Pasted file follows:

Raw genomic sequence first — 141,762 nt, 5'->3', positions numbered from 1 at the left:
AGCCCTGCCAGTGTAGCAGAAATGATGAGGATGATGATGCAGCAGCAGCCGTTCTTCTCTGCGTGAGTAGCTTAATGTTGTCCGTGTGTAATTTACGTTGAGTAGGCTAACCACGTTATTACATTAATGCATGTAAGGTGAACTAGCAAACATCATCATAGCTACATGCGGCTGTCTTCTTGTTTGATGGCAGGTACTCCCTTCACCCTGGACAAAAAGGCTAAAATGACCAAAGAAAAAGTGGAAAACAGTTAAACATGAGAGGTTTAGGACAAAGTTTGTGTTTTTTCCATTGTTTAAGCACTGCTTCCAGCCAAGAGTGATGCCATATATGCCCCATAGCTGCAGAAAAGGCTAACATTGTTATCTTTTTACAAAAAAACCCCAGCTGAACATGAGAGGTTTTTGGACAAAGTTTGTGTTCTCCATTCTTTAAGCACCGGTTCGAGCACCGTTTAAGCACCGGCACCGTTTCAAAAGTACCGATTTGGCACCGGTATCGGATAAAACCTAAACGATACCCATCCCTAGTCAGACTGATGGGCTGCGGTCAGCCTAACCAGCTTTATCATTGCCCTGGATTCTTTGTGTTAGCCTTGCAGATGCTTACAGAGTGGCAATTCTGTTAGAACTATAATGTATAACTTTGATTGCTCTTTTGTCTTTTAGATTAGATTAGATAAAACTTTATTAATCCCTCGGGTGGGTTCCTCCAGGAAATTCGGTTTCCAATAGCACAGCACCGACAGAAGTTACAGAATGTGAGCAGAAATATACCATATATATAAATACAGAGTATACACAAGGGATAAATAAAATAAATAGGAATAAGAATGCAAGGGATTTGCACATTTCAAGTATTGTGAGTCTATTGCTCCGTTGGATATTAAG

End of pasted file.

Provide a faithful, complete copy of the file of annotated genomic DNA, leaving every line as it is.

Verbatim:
Raw genomic sequence first — 141,762 nt, 5'->3', positions numbered from 1 at the left:
AGCCCTGCCAGTGTAGCAGAAATGATGAGGATGATGATGCAGCAGCAGCCGTTCTTCTCTGCGTGAGTAGCTTAATGTTGTCCGTGTGTAATTTACGTTGAGTAGGCTAACCACGTTATTACATTAATGCATGTAAGGTGAACTAGCAAACATCATCATAGCTACATGCGGCTGTCTTCTTGTTTGATGGCAGGTACTCCCTTCACCCTGGACAAAAAGGCTAAAATGACCAAAGAAAAAGTGGAAAACAGTTAAACATGAGAGGTTTAGGACAAAGTTTGTGTTTTTTCCATTGTTTAAGCACTGCTTCCAGCCAAGAGTGATGCCATATATGCCCCATAGCTGCAGAAAAGGCTAACATTGTTATCTTTTTACAAAAAAACCCCAGCTGAACATGAGAGGTTTTTGGACAAAGTTTGTGTTCTCCATTCTTTAAGCACCGGTTCGAGCACCGTTTAAGCACCGGCACCGTTTCAAAAGTACCGATTTGGCACCGGTATCGGATAAAACCTAAACGATACCCATCCCTAGTCAGACTGATGGGCTGCGGTCAGCCTAACCAGCTTTATCATTGCCCTGGATTCTTTGTGTTAGCCTTGCAGATGCTTACAGAGTGGCAATTCTGTTAGAACTATAATGTATAACTTTGATTGCTCTTTTGTCTTTTAGATTAGATTAGATAAAACTTTATTAATCCCTCGGGTGGGTTCCTCCAGGAAATTCGGTTTCCAATAGCACAGCACCGACAGAAGTTACAGAATGTGAGCAGAAATATACCATATATATAAATACAGAGTATACACAAGGGATAAATAAAATAAATAGGAATAAGAATGCAAGGGATTTGCACATTTCAAGTATTGTGAGTCTATTGCTCCGTTGGATATTAAG